[1a] Appellant first contends that the search made of his automobile was unlawful. [2] "The mere observation of that which is in plain and open view does not constitute a search." (People v. Walters, 264 Cal. App. 2d 834, 841 [70 Cal. Rptr. 766].) [3] Having seen the marijuana seeds, Officer Clements certainly had probable cause to believe the car contained further contraband. An officer may search a vehicle if he has probable cause to believe it contains contraband. (People v. Terry, 70 Cal. 2d 410, 428 [77 Cal. Rptr. 460, 454 P.2d 36]; People v. Gale, 46 Cal. 2d 253, 255 [294 P.2d 13].) [1b] The evidence was therefore properly admissible.

Appellant next contends that there was insufficient evidence to prove that he had dominion and control over any of the so-called marijuana. [4] "Unlawful possession of narcotics is established by proof (1) that the accused exercised dominion and control over the contraband, (2) that he [6 Cal. App. 3d 689] had knowledge of its presence, and (3) that the accused had knowledge that the material was a narcotic." (People v. Groom, 60 Cal. 2d 694, 696 [36 Cal. Rptr. 327, 388 P.2d 359]; People v. White, 71 Cal. 2d 80, 82-83 [75 Cal. Rptr. 208, 450 P.2d 600]; People v. Showers, 68 Cal. 2d 639, 642, 643 [68 Cal. Rptr. 459, 440 P.2d 939]; Rideout v. Superior Court, 67 Cal. 2d 471 [62 Cal. Rptr. 581, 432 P.2d 197].) [5] Each element "may be established by circumstantial evidence and any reasonable inferences drawn from such evidence." (People v. White, supra, at p. 83; People v. Groom, supra, at p. 697; People v. Vasquez, 1 Cal. App. 3d 769, 777 [82 Cal. Rptr. 131].) [6] The evidence, including the fact that the contraband was found in appellant's car and that no one other than he ever drove the car, was sufficient for the trier of fact to find that appellant exercised dominion and control over the marijuana.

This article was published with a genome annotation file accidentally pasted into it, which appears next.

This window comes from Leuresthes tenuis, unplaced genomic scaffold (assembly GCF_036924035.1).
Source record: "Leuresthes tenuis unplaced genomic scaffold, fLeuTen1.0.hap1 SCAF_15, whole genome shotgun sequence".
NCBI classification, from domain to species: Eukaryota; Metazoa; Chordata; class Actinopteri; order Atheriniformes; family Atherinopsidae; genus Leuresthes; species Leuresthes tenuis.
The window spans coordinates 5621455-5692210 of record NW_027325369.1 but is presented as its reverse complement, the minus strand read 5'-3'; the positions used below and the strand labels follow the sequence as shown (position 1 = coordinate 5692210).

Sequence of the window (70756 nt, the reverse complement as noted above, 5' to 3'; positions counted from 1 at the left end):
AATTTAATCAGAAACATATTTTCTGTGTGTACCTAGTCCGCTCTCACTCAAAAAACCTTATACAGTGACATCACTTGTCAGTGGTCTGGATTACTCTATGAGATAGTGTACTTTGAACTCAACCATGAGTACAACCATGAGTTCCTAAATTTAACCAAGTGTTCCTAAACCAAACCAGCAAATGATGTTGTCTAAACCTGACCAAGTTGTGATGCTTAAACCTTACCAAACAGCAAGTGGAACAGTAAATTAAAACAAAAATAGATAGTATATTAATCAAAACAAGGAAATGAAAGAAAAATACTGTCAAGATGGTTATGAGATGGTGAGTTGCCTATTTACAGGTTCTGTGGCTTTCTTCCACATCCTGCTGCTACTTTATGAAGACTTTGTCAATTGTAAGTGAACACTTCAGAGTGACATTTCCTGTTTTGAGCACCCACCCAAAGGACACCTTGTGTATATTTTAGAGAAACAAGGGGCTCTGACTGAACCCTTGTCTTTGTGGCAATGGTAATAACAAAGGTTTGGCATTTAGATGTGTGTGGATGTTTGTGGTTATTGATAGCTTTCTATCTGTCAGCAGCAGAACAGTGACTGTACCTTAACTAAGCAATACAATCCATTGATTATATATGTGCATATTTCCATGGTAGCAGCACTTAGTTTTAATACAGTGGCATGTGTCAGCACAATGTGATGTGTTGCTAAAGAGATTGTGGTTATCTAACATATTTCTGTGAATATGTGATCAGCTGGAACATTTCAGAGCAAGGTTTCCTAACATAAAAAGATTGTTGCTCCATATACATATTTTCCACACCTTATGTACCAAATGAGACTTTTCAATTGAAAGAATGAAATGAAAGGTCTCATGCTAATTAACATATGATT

Appellant finally contends that it was error for the trial court to deny his motion for a new trial which was based on alleged jury misconduct. In support of the motion, four affidavits were filed (by appellant's attorney, appellant, appellant's stepmother and the codefendant). Each alleged, in substance, that one of the jurors, Mrs. Tate, stated to them following the trial, that she had discussed appellant's testimony with her child and that at least one other member of the jury had discussed the case with her children. The children, Mrs. Tate said, convinced the various jurors that appellant must have been lying because "every high school and college student knew what marijuana looked like ...."